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How Hempcrete can Relieve the Portland Cement Shortages

Have you heard? There’s a shortage of Portland cement that (almost) no one is talking about. It’s gotten bad enough that contractors are delaying jobs and weighing lay-offs.

The good news, is that hempcrete (or hemp-lime) construction is a highly sustainable alternative that can help relieve the shortages.

Portland cement: always there… until it’s not

There are certain things I’ve grown accustomed to while living in our modern age. Flip a switch and the lights come on. Go to the grocery store, see shelves full of food. Go to the [Big Box Home Improvement Store] and see dozens of bags of Portland cement.

As you may already know, Portland cement is the gray powder that when mixed with water, becomes the pasty glue of modern concrete. The other key ingredients are sand and gravel.

And as long as I’ve walked this great plane, Portland cement is always available at the store.

But what happens when it’s just not there…?

As you and I experienced during the Covid pandemic, it is entirely possible for the supply chain to stall or outright collapse. This was demonstrated by the widely reported, barren grocery shelves. Who expects that grocery stores just won’t have food? Or what they have is so tightly rationed…

As I write this in September of 2022, I can say that by late spring/early summer, I noticed that my local Home Improvement store seemed to be running awfully low on Portland cement.

First, the big 92.6 lb. bags were gone. And there were only a handful of the 47 lb. bags left. (The big bags cost lest, per lb.)

Next time I happened to be in the store, I checked out of curiosity and there was no Portland cement at all! This continued for several months.

And then a good friend of mine, who uses a lot of Portland cement for building and heavy duty drilling, said he’s been backordered with [The Popular Brand of Bagged Cements You Always See at the Depot] for weeks and weeks. He needs multiple pallets at a time, he’s paid for it, but can’t get it. He’s had to put jobs on hold and finally had to drive the next state over to pick it up from the cement plant.

I wondered if this was just an issue in my rural Colorado town, or something bigger? Here’s what I found…

Labor and cement shortage causing ‘perfect storm,’ industry expert warns

Demand for construction is ‘crazy,’ Metrocon, Inc. president said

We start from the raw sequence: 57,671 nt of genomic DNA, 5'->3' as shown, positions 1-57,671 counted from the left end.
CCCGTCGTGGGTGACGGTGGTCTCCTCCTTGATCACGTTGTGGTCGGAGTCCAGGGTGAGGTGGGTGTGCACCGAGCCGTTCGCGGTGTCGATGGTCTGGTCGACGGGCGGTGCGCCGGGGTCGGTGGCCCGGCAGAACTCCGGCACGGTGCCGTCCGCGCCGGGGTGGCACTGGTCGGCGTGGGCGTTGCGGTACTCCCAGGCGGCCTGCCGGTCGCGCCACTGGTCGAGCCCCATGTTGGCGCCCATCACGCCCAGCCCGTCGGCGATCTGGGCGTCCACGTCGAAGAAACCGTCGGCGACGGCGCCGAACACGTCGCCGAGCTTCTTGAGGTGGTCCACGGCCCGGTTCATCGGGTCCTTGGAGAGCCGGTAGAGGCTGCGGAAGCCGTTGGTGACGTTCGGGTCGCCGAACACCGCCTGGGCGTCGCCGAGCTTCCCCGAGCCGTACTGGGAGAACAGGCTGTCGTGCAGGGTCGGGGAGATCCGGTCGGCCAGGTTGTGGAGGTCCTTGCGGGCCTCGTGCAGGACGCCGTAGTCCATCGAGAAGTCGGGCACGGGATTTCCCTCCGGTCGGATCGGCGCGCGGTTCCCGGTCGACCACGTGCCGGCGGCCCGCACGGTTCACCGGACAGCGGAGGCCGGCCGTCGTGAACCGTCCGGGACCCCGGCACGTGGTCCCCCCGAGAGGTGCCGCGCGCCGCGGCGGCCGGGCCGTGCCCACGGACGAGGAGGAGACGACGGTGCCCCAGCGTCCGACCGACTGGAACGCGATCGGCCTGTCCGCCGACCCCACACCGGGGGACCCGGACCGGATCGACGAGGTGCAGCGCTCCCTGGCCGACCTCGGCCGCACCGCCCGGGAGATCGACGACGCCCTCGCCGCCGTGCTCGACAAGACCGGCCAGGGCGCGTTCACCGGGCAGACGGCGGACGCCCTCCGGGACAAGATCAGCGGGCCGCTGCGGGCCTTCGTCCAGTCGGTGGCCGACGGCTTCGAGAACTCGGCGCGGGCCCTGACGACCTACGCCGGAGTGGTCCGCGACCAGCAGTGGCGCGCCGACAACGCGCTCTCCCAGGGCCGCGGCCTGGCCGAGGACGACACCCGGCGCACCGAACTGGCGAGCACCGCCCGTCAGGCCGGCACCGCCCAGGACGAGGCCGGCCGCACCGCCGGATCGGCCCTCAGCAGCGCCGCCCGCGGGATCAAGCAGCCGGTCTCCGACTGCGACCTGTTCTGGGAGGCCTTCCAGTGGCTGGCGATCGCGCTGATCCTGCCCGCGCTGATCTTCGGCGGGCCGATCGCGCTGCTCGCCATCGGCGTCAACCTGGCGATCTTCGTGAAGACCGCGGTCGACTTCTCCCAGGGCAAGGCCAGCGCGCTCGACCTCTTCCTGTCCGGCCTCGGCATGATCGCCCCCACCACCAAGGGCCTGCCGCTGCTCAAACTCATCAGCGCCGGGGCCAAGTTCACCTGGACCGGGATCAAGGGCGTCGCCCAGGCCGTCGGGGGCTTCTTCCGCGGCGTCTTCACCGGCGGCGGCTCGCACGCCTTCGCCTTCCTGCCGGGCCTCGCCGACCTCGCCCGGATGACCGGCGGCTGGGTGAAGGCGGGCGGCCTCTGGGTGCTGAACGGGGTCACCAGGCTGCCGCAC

Concrete company president on how labor, cement shortage impacts industry

Metrocon, Inc. President Dan Crosby warns that the labor and cement shortage is causing the ‘perfect storm’ in the industry.

Metrocon, Inc., is based in South Carolina and prides itself on premier ready-mix concrete. Crosby stressed that his business is only taking on 60% of the work that it can normally handle amid the labor and supply shortage. 

https://www.foxbusiness.com/economy/labor-cement-shortage-industry-leader-economy

The few other articles I found had more of the same story. Surprisingly, the Portland cement shortages extend all the way into Canada!

Cement shortages are putting pressure on Canada’s construction industry

Uncertain supply means hard choices for builders, even as the sector enjoys a boom year. Emad Sleiman, the owner of Apex Concrete, says the cement shortage has his business scrambling to schedule concrete for their contracts. (Justin Pennell/CBC News)

Apex used to schedule concrete trucks based on the projects they had coming up. Now, they’re booking any available concrete and trying to squeeze clients into those days. Some jobs are being pushed back weeks as they wait for materials and other Calgary companies, like Omega 2000 Cribbing Inc., are turning clients away. 

“I don’t know how other contractors are going to survive. I don’t know how the suppliers [are] going to keep providing,” said Sleiman.

The construction sector is having a boom year, as consumers and companies pour more dollars into building infrastructure. But cement, a key ingredient in making concrete, has become scarce, and the shortage — caused by a confluence of increased demand, labour shortages, inflation and issues at major plants — is creating serious problems for the construction industry across the country. […]

https://www.cbc.ca/news/canada/calgary/cement-concrete-shortage-construction-canada-von-scheel-1.6522155

I then called up the big name-brand cement company who supplies the stores and normally sells Portland in bulk. They literally told me that they can’t even take my order!

The cement shortage is so bad, they’ve had customers who are on “allocation” for a certain volume are having trouble getting all their material on time.

After a bit digging on the internet, I found several cement plants and terminals within my state. They were having the same troubles, although one offered bulk tanker orders (I’d need a large cement silo on-site to receive the delivery). Basically, bagged Portland cement was a no-go except for what you could scavenge (fight for?) at the store.